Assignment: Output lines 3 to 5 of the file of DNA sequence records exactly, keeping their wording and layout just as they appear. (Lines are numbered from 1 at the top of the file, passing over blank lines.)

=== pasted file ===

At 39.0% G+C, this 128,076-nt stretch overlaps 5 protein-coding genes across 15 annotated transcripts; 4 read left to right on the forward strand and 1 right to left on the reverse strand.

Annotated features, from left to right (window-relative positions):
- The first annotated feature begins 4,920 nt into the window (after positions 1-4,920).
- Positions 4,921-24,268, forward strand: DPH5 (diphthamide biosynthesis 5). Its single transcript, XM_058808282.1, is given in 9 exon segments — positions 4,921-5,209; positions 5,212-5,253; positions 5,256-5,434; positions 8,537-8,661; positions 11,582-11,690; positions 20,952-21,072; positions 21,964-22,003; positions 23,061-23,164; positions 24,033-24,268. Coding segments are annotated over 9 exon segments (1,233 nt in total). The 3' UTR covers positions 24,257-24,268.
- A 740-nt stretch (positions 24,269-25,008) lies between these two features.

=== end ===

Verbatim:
- The first annotated feature begins 4,920 nt into the window (after positions 1-4,920).
- Positions 4,921-24,268, forward strand: DPH5 (diphthamide biosynthesis 5). Its single transcript, XM_058808282.1, is given in 9 exon segments — positions 4,921-5,209; positions 5,212-5,253; positions 5,256-5,434; positions 8,537-8,661; positions 11,582-11,690; positions 20,952-21,072; positions 21,964-22,003; positions 23,061-23,164; positions 24,033-24,268. Coding segments are annotated over 9 exon segments (1,233 nt in total). The 3' UTR covers positions 24,257-24,268.
- A 740-nt stretch (positions 24,269-25,008) lies between these two features.